It's easier if you zoom in really close so the starting and ending points are exactly where they need to be.  If this aspect is messed up then the final product may be a bit messy.

Start in the upper left corner and follow the pattern below.  As soon as you set the first node the program will add a Vector layer.  After each line is drawn make sure to right-click and select Apply or click on the Apply button in the Options Bar.

When all of the lines are drawn give this layer a name - 45 degrees seemed like a good idea.


celtic knot diagonals one


Save your work as your-namev1.pspimage.

Step 4

The next step is to add more diagonal lines from left to right.  Make a new Vector layer and start the second set of lines (if you do the second set of lines on the same vector layer as the first set then editing the knot at the end will be very challenging),   Follow the example below.

 
celtic knot diagonal lines left to right


I started in the top right corner - the new lines are highlighted in red to make it easier to follow.  Things are coming along nicely.  After these lines are completed give the layer a name and -45 degrees seemed like a good idea.

Save your work as your-namev2.pspimage.

Step 5

This step is preparation for the next step.

Add a new raster layer, select the paint brush and a nice bright color.  Now zoom in and add some guide dots as shown below.  These will be our guides for the corners and round edges.


celtic knot added colorful dots


Save your work as your-namev3.pspimage.

Video1

Part 1 Video


Step 6

Celtic knot sample cornerAll of those little dots were added to help make the corners of the Celtic knot uniform and even.

With the Pen Tool selected and the Bezier Curve option set zoom in on one of the dots (I chose dot 1 as shown in the graphic)  added in the last step and left click or tap with your pen.  This will set a starting node.

The easiest procedure is to set the second node at point 2 and without releasing the mouse button or lifting the pen off of the tablet, draw out the adjusting arm so that a nice, smooth curve is created between point 1 and 2.  I made sure that the curve just touched the bottom of the dot half way between dots 1 and 2.

Click on the Apply check mark in the Option Bar.

Now place another start node on point 3 and the next node on point 2 and draw out the curve as before.
Click  the apply check mark to accept the curve.

Your first corner is done - now do it three more times to arrive at the following ...


celtic knot completed corners


Save your work as your-namev4.pspimage.

Step 7

celtic knot edgesIn this step we are adding the scalloped edges of the Celtic knot.

It would be wise to create a new Vector layer (name it  Edges), select the Pen Tool and set the Option to Bezier Curves.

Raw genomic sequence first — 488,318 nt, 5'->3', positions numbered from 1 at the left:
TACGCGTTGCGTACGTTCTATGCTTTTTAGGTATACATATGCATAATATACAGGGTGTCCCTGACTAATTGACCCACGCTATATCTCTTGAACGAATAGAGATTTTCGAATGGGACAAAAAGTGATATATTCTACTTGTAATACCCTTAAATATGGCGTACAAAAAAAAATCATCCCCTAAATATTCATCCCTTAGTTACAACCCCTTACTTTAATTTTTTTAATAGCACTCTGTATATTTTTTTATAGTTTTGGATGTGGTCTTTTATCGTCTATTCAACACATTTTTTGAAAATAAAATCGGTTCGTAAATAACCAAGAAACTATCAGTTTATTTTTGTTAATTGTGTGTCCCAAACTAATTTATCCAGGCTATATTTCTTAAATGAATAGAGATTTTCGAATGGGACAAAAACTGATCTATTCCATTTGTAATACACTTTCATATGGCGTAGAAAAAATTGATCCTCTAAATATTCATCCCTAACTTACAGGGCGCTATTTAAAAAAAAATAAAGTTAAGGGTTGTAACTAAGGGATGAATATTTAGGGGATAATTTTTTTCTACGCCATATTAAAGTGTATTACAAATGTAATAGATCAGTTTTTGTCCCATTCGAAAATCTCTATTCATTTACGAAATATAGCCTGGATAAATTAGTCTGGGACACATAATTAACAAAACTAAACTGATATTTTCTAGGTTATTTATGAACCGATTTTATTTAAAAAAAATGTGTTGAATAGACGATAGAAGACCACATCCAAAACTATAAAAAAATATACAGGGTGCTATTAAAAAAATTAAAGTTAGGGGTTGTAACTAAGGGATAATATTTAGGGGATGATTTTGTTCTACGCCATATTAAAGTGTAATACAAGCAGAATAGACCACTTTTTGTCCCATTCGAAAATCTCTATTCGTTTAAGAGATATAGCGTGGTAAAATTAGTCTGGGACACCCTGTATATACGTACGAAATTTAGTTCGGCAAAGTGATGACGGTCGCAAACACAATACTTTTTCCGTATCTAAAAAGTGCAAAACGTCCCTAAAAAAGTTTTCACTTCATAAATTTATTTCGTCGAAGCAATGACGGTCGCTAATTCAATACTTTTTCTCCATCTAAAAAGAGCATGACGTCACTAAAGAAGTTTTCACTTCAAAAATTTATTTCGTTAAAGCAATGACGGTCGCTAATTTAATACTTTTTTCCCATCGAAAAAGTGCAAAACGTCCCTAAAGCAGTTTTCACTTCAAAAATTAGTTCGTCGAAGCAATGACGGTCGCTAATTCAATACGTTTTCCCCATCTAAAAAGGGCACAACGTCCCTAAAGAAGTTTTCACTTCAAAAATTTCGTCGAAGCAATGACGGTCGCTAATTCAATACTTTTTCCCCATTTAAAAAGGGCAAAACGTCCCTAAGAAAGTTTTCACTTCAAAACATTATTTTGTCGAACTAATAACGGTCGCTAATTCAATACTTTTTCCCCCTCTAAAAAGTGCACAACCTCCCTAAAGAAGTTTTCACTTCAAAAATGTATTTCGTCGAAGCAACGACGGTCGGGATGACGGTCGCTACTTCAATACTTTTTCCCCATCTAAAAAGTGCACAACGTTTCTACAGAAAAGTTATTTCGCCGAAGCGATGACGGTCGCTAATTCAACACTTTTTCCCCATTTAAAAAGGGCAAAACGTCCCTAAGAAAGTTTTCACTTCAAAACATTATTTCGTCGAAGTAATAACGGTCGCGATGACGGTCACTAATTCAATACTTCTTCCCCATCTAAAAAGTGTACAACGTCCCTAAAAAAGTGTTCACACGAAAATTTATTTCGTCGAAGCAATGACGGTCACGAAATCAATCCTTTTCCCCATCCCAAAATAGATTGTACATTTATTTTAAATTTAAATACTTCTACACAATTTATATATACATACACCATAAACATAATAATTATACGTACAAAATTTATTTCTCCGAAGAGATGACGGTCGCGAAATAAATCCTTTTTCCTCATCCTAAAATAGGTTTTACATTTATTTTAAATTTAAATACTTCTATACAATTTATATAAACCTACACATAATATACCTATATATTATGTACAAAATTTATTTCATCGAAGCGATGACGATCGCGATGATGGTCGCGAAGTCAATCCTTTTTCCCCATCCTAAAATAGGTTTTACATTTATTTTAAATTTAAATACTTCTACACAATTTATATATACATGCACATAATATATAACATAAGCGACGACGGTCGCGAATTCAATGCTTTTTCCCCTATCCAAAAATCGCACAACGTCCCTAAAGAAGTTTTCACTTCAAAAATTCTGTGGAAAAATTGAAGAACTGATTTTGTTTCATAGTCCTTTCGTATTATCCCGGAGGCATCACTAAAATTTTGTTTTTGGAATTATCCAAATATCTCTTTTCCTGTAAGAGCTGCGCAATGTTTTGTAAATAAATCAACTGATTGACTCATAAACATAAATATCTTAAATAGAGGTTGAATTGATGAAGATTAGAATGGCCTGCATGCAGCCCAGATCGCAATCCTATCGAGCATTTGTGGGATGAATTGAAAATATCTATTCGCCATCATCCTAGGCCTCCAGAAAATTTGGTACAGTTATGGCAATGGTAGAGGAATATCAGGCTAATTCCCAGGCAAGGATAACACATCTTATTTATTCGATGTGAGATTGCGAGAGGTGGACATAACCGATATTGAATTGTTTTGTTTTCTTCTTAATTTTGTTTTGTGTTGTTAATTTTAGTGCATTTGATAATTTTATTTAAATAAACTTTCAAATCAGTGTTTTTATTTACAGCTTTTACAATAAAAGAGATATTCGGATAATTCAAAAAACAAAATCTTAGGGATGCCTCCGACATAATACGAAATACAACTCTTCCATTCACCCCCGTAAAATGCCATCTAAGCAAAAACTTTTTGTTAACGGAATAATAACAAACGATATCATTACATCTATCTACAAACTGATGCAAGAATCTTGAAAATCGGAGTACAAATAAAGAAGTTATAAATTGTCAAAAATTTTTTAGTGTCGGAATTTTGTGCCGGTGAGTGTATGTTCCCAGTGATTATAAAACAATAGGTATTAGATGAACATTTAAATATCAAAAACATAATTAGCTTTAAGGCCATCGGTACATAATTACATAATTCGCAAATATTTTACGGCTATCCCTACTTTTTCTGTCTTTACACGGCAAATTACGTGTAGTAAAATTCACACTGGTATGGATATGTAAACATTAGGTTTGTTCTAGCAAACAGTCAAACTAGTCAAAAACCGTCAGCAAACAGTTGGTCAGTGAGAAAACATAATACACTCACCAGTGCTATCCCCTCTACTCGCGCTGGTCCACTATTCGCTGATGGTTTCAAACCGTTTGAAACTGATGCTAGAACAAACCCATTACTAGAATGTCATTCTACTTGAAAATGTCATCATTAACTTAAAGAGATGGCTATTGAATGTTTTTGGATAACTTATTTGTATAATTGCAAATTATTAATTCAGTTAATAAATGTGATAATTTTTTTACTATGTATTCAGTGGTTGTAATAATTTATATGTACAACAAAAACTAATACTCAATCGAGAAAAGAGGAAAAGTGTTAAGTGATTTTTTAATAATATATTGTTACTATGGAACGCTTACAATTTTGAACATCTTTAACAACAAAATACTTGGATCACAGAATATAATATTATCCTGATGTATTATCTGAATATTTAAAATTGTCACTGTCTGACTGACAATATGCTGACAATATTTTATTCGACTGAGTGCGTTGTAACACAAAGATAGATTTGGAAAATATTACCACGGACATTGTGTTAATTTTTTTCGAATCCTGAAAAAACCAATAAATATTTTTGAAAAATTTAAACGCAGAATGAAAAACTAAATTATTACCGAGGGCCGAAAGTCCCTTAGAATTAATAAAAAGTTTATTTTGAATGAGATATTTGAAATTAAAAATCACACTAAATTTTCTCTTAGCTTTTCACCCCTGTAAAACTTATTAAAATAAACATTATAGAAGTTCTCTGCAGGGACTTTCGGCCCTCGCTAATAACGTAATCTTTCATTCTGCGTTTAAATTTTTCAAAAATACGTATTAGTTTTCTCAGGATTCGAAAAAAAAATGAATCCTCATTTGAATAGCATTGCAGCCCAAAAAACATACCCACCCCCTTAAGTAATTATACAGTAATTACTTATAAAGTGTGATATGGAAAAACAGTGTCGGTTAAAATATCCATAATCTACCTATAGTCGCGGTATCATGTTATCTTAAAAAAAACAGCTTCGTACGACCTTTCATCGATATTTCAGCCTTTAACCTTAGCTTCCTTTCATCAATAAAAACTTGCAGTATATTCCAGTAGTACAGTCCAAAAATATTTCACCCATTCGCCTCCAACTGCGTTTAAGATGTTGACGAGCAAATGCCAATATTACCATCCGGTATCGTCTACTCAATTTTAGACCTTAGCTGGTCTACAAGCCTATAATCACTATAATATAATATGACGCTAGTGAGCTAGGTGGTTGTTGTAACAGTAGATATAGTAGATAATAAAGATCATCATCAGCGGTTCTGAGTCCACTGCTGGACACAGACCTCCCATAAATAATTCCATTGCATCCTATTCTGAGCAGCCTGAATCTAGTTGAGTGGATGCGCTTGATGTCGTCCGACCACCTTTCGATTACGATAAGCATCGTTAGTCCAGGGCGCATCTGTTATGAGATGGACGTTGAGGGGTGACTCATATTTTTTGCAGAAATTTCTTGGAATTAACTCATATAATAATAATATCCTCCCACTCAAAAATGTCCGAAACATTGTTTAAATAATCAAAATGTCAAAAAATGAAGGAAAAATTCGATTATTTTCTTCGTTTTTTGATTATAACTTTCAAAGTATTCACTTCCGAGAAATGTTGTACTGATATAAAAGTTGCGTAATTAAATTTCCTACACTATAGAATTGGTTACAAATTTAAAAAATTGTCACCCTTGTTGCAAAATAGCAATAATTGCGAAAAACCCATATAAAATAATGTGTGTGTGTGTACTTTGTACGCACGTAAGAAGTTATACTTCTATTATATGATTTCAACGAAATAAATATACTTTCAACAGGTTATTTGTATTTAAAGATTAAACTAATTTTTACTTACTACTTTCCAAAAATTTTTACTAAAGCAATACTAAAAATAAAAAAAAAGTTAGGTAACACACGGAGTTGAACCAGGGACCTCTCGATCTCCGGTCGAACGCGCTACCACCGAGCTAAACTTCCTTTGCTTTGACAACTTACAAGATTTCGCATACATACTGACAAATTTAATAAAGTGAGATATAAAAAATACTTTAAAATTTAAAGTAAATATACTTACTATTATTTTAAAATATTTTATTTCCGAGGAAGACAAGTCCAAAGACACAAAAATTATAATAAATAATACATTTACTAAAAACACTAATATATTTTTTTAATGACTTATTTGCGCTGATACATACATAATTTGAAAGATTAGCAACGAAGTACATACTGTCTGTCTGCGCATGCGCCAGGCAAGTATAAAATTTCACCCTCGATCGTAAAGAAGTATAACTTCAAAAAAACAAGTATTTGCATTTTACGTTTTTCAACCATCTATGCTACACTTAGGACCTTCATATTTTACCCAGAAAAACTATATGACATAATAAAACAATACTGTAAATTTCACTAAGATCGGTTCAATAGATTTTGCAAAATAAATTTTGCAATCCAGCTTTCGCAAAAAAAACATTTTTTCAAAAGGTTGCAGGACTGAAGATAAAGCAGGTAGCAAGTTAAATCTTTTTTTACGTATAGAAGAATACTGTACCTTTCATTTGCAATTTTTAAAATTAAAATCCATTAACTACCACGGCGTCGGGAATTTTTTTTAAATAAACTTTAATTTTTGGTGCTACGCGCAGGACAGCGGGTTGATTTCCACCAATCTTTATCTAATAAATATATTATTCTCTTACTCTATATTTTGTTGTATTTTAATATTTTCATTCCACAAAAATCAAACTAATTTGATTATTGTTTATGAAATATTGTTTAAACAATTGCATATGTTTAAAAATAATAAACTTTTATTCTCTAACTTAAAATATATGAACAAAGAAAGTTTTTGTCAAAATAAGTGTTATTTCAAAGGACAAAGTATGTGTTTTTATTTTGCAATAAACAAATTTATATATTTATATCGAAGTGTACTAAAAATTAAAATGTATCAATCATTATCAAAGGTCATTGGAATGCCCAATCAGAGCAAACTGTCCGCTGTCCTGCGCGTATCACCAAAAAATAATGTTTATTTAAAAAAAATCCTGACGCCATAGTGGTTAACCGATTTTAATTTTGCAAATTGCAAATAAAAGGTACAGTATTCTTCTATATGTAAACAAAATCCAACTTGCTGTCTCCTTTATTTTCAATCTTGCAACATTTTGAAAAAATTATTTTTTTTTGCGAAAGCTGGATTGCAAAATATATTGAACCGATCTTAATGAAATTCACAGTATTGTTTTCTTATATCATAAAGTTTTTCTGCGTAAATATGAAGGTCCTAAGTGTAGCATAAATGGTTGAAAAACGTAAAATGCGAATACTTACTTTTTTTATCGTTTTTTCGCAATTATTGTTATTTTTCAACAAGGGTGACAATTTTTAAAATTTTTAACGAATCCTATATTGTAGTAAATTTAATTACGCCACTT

Place the first node at position 1 and the second at position 2.  Without releasing the mouse or lifting the pen from the tablet, pull out the adjusting handle so that the curve crosses through the grid line immediately above the dot between points 1 and 2.

Do this all the way around the figure and when you're finished it should look like this ...

celtic know conrers and edges

Save your work as your-namev5.pspimage.

Just for fun, start turning off the guide layers to see what you've got to this point!

Step 8

In this step we're going to add the inside curves at the corners and then along the sides.  All of the corners and inside curves were done with the Pen Tool.


celtic knot inside curves


Add a new Vector layer and name it scallops, or whatever you wish.

To aid in placement of the inside curves, the opacity of the the Vector layers were lowered so the guides were easy to see.

The next thing I did was add a new Vector layer and then drew the guide line on all four corners with the Pen Tool set to lines and polylines and the size of the line was decreased.  Adding the guide line made it much easier to create the inside corner.

Another Vector layer was added and a node was place on point 1 with the Pen Tool set to Bezier Curves.  A second node was added and without letting go of the left mouse button or lifting the pen, draw out a curve making sure the curves peak is over the top of the guide line.

Do the same thing for all of the corners.

Now it's time to add the inside scallops.


celtic knot scallop demo

A node was placed on point 3 and a second on point 4.  Without letting go of the mouse or lifting the pen, draw the curve up to make a nice curve.

The same procedure is followed around the inside of the celtic knot until all of the inside curves are completed.

This is the end of the drawing of the knot so increase the opacity of the dimmed out Vector Layers, zoom out and have a look.